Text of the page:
Monday, February 22, 2010

Wind beneath my wings

           Everyone has an inspiration, a goal, something they want really badly, or want to be with every iota of their being. When I get coffee, I see dudes that are definitely attempting to become Johnny Depp, or Demetri Martin or that really, really want to fall into an Ocean Pacific T-shirt design from when I was 12. When I was 12, I wanted to be Chuck Yeager. I wanted to shoot down Messerschmidts with my Mustang and test-fly rocket planes. Now that I've done all those things, I think I want to be Jan Thiel. Why? Because Mr. Thiel designed probably the blindingest most amazing race engine to date. Now, its possible that he has some competition by way of Yamaha's direct injection boat engines, but I can't find anything with wheels that holds a candle to the RSA. Even the Boffins at HRC & KTM are struggling to match this beast. 

           Some years back the arms race in MotoGP 125 was a dead heat, with bikes from a handful of marques pretty evenly matched. Piaggio / Aprilia was getting feedback from the riders that they wanted an engine with more torque in the upper midrange. Tuning possibilities exhausted with the current RSW engine, they sought to develop a different style of engine, and recruited legendary 70's 80's GP engine tuner/designer Jan Thiel, who happened to be alive and interested in the project. With his genius and Piaggio's resources, the results were unconventional and powerful. The RSA is a 125cc Transverse Rotary valve engine that makes a blistering 56.5hp, with more torque and 3.5 hp more than its reed valve predecessor. Without a new material (carbon this, silicon that) having been invented, a 3.5hp gain is pretty significant in a race class where the blood has been squeezed from the stone for decades. 

              Like many, when I first got into bikes I presumed that the stock rotary systems on my Vespas were garbage and that aftermarket reed valves were the only way forward. The truth as I'm learning is that reeds are the easiest way to access 97% of available horsepower, but that at the tip top, rotary is still the Hp King. Why? Because when a rotary valve opens there is no obstruction (like a reed cage) between the crankcase and the carb, optimizing intake charge velocity. And that miniscule difference in intake velocity is what gives rotary the narrow edge. A transverse rotary is even better as it dumps the incoming charge between the crank webs, just behind the cylinder transfers.  Combine all that with the knowledge that a rotary valve can be independent of piston position, and therefore successfully manage backflow and low-end issues, and you have a very spicy meatball.  Alas, the ship has sailed on all of my current bikes, they will all be reed valves. But now I'm thinking that for future efforts, I'll try to build a rotary bike.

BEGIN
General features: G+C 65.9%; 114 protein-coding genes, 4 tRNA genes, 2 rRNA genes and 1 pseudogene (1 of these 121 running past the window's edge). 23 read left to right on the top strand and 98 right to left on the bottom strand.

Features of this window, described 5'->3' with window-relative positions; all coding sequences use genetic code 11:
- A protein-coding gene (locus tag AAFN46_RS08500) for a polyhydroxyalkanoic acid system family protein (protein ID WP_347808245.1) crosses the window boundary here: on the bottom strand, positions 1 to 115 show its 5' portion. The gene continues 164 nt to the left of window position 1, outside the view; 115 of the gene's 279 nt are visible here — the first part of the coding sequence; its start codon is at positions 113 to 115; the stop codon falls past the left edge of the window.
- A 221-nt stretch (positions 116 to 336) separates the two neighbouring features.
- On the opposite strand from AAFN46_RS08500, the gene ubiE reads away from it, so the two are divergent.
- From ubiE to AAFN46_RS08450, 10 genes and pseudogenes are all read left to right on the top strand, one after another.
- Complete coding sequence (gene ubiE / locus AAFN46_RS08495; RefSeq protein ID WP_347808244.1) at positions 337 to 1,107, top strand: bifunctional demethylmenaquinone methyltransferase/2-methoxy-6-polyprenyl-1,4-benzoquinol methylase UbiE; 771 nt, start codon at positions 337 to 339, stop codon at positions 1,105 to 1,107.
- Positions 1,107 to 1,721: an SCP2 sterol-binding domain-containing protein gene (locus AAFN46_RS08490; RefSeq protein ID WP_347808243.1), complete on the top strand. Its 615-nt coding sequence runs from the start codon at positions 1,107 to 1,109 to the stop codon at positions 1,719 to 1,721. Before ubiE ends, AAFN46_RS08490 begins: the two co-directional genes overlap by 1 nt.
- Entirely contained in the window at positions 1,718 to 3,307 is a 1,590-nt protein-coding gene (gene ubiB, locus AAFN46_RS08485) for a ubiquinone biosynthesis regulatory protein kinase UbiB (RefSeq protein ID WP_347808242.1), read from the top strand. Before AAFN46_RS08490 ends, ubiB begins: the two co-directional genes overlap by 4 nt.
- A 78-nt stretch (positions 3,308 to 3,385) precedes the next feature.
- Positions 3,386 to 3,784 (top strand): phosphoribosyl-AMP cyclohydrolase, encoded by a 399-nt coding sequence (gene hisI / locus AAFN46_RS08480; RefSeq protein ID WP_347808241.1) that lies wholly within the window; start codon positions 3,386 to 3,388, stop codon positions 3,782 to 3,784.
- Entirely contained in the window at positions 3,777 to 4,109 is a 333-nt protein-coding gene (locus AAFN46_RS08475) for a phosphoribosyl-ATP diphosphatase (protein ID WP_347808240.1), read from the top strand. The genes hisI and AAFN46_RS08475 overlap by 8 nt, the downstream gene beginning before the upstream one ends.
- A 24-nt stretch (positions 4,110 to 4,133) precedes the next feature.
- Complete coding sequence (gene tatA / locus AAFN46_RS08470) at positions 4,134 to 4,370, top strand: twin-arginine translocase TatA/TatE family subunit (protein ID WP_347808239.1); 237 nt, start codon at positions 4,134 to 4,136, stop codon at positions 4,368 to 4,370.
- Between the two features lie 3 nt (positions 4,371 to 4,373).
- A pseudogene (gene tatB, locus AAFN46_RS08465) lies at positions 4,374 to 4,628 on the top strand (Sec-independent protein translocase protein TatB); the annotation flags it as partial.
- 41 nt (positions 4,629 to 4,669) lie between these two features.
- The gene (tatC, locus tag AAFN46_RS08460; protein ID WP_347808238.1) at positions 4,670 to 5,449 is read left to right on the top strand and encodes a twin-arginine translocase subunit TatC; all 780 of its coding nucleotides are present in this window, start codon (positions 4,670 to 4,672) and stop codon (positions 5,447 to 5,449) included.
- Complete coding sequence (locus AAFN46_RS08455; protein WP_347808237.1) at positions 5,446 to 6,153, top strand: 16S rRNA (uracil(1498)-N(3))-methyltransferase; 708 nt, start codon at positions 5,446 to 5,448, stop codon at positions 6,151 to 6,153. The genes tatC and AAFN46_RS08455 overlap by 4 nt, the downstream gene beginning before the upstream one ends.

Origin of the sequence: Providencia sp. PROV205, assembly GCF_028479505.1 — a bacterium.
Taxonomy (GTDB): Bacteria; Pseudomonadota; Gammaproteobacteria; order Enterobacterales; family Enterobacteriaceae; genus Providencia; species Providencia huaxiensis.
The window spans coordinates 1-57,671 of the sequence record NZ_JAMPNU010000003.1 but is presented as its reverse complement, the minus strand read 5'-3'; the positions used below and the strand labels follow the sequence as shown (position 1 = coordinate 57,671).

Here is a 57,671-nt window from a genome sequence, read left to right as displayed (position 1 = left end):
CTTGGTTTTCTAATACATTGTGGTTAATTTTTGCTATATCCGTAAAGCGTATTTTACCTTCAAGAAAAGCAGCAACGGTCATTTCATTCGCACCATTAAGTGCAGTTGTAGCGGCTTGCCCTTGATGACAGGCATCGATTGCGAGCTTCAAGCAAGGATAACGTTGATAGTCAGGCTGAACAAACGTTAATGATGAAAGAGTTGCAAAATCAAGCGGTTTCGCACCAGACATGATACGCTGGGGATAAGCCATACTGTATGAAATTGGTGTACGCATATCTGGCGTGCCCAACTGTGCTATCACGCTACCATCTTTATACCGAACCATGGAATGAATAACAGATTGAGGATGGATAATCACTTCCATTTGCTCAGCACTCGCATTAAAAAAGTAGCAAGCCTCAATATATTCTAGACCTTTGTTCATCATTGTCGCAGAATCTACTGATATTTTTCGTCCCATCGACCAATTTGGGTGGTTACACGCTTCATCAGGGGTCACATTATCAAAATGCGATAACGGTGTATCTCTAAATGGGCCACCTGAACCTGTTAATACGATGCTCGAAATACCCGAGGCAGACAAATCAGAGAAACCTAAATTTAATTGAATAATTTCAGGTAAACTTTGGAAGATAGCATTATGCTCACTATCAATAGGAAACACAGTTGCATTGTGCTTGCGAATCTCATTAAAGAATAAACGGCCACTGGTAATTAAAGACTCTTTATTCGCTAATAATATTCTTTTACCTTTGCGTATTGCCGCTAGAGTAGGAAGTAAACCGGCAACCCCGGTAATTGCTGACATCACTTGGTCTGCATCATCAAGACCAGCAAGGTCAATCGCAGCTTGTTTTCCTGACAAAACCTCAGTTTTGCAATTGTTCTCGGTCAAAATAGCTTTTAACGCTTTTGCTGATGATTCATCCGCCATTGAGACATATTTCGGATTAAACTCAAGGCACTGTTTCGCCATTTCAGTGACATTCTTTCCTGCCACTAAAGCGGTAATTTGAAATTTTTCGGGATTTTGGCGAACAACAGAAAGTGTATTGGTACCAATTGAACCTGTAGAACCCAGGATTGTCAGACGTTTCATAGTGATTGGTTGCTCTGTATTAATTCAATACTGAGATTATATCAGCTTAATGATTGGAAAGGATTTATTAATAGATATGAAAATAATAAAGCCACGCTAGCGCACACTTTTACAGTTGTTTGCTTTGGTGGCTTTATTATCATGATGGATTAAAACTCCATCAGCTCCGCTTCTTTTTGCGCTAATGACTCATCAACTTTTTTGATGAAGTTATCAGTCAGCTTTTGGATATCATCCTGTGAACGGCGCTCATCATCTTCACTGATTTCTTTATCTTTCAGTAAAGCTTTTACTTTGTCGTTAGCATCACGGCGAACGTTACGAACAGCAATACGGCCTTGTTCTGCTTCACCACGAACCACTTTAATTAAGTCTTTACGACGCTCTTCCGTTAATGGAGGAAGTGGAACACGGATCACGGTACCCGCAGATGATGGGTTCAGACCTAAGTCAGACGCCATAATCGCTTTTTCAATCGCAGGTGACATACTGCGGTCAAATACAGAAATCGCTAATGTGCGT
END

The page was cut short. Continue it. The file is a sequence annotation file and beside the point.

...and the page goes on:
I can find very little info on this motor, lots of pictures on complete bikes racing, but very little on the engine itself, or its 250cc brother. I made a graph to illustrate what an efficient powerplant the RSA is. Basically, the total power of the motor, divided by the capacity. As an example, the Yamaha R1 is rated at 172hp. If it were as efficient as the RSA, it would have 280 MORE hp. I realize the logic is kinda flimsy and my numbers are not all official, this graph is more a visual aide than anything. Not pictured: as it didn't fit on the graph is the pokey Harley Sportster 883 with a rating of 19.2. 

          In other news, I made another batch of Tomos/Polini/Daelim type intakes and tree'd them up. As I'm writing this, the wax is being cooked out of the mold in my oven. Probably this week I'll cast the mold and see if things are improving. I altered my mold design based on some suggestions from fellow engine nerd / metal caster Graham. Elsewhere, I used a bore bar to enlarge the small end on my Vespa PK crankshaft to fit the new piston for my smallframe racer. I originally bought a 20mm reamer to do this, but after setting everything up, the Adamantium or whatever the con-rod is made of actually dulled the blades on the reamer. The new piston is about 8mm wider than the old one, and should produce a big improvement in capacity.

Friday, February 19, 2010

Quick Update: 2/19/10

Lots going on, no time right now, GO:

PK Crank + Bore Bar = win! 

Original Piaggio Si shock, meet Paoli hotness:

Engine I'm obsessed with and can find almost no info on:


Tuesday, February 2, 2010

That's called progress

-but not quite there yet. I cast another mold yesterday, this time applying my library gained knowledge of last month. The results were definitely better than the last time, but not quite there yet. Specifically, I used a smaller, narrower crucible filled with all the same alloy of aluminum (6061) and cast it at a lower temperature, with minimal stirring. All of these things were done to reduce the amount of gas being absorbed by the metal. Looking at the results, it appears as if it was cast at too low a temperature (1250F). It also appears that some residual wax in the mold created gas pockets that couldn't escape.  So I still need to improve the mold design for flow, and pour it just a smidge hotter. 

    In scene drama news, I got some poetically simple bumpers stickers in the mail from Dave of the Elm City Scooter Club. Thanks Dave. As many of you already know, there are too many scooters out there, and the vast, vast bulk of them are dumb plastic ones. This is a piece of common ground between mopeders and vintage scooterists, and an especially big bummer for the vintage scooter scene; who are constantly assailed by pithy pleas for acceptance and validation by humorless modern plastic riders. Elm City slices to the core of these matters, usually in less than four words. Here's to you Elm City, for calling a spade a spade in these lackluster, apologetic times.

Also, expect some development in the next few days on the Racer/ Long Term project front.